Rocketman's lessons for the music biz

Rocketman's lessons for the music biz

Elton John’s biopic, Rocketman, hits UK cinemas today – and its success will be closely watched by both the movie and music industries.

Following hot on the heels of the blockbusting Bohemian Rhapsody, the Queen biopic that smashed box office records and ignited the band’s music on streaming services, Universal – which recently signed an all-encompassing deal with John – will have high hopes for a similar effect this time around.

Yet Rocketman is a more complex, less accessible film than Bohemian Rhapsody. It’s as much a fantasy musical as a biopic, with nods to Tommy’s surrealism and The Greatest Showman’s pizzazz. Meanwhile, Rocketman rarely flinches at portraying the rock’n’roll lifestyle the way Bohemian Rhapsody did. But while Taron Egerton does a great impression of his subject, he doesn't inhabit the role the way Rami Malek did with Freddie Mercury.

How such factors affect the film’s performance will be closely watched as the biz contemplates greenlighting a whole new host of rock’n’roll life stories. But what else should the industry take away from the movie? Music Week was among the first publications to see the film and presents here, in technicolour, Rocketman’s do’s and don’ts for the music biz…

Do: Bring back the landmark gig

Perhaps the most exciting scene in Rocketman recreates John’s legendary 1970 US debut at Doug Weston’s famous Los Angeles club The Troubadour. It brilliantly captures the excitement and nerves surrounding a show that really, truly matters, from Bernie Taupin’s gleeful announcement that “Neil Diamond and half the Beach Boys” are at the bar, to Weston’s immediate coercing of the team into booking more shows at his venue. Nowadays, such gigs are rare: it’s impossible to get all the tastemakers in the same place at the same time and heavier touring schedules mean there will always be another show anyway. But Rocketman will make you wish that things could be that simple again.

Don’t: Bring back the bad old days

Rocketman has no qualms about covering John’s well-documented substance abuse issues (the film opens with him in rehab listing himself as an “alcoholic, cocaine addict, sex addict…). Today’s squeaky-clean stars may be shocked at that, but they’ll surely be even more horrified at its portrayal of an industry that essentially ignored or enabled John’s problems as long as the cash kept coming in. As the biz inches back towards those glory days in monetary terms, it’s to be hoped that “duty of care” remains on the agenda.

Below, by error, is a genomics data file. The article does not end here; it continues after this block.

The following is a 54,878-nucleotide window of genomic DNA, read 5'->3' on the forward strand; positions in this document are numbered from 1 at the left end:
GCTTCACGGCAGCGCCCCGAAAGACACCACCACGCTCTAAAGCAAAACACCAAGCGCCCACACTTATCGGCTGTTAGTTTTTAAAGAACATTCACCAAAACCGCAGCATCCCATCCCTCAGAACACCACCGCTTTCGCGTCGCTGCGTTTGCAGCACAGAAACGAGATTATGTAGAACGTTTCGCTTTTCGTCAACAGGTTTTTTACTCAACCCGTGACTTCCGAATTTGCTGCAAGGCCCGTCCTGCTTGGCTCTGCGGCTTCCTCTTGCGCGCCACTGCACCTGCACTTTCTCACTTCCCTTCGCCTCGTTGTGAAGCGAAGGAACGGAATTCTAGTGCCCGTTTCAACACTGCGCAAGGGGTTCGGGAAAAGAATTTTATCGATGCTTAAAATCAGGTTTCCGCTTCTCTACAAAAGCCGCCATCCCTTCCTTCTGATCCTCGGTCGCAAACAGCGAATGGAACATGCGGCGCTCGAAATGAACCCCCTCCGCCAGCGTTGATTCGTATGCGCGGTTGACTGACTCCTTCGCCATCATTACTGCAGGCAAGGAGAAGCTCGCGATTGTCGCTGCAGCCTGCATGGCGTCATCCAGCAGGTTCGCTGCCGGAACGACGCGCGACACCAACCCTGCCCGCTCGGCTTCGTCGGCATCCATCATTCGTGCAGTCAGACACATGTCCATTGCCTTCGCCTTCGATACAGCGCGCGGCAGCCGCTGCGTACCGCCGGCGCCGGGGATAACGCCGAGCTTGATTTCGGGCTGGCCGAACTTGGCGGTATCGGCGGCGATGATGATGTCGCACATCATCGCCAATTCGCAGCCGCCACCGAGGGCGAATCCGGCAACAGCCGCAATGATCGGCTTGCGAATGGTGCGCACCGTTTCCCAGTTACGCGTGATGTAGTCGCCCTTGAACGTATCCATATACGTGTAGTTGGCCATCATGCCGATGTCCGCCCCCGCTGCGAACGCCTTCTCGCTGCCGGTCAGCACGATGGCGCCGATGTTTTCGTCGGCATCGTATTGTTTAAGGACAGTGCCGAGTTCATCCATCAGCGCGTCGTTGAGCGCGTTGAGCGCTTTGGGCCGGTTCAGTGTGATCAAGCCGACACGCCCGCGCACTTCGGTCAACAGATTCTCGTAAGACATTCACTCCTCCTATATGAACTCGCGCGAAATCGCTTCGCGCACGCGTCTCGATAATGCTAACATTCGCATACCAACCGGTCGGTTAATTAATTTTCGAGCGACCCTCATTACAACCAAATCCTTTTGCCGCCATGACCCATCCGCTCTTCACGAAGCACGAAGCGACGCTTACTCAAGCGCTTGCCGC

Don’t: Worry about the facts

Bohemian Rhapsody played so fast and loose with Queen’s timeline that even people who were there were confused. Rocketman plays similar, if subtler games, shifting events and characters around to suit its redemptive narrative. Some in the industry may have better memories, but it seems unlikely to bother the public too much – worth bearing in mind when you’re commissioning that next screenplay…

Do: Think hard about the soundtrack

This seems obvious. But, while Bohemian Rhapsody went straight for the jugular with Queen’s Greatest Hits, Rocketman bravely leaves plenty of Elton John classics on the bench (eg Candle In The Wind, heard only in a throwaway snatch of piano). It also gets Egerton to sing them, rather than lip sync, which will make for a soundtrack album that’s light on the real Elton. That never did Mamma Mia! any harm of course (and Egerton sings much, much better than Pierce Brosnan ever did), but will the Rocketman OST prove to be an essential companion piece to Elton’s greatest hits, or a distraction from them? Time will tell…

Don’t: Overthink anything else.

Essentially, the music biopic formula is pretty simple: sex, drugs and rock’n’roll. That means there are plenty of other great vintage stories out there to be plundered – who wouldn’t want to see the story of David Bowie, The Rolling Stones, Courtney Love, Oasis or Guns N’Roses on the big screen? But, if you want the Hollywood treatment for today’s artists in 30 years time, you might need to cut them some slack. You won’t get much future celluloid gold out of endless social media sessions and streaming strategy meetings… Whatever his personal failings, Elton John remains a rock star throughout Rocketman’s two-hour running time, just as he has throughout his real-life career. If someone wants to use that as inspiration, their name could also be lighting up the multiplex in years to come.

* Rocketman is in cinemas now. To read Music Week’s 2017 feature on Elton John’s digital reboot, click here. To read Elton John and Bernie Taupin discussing their 50-year songwriting partnership, click here. To subscribe and never miss a vital music biz story, click here.

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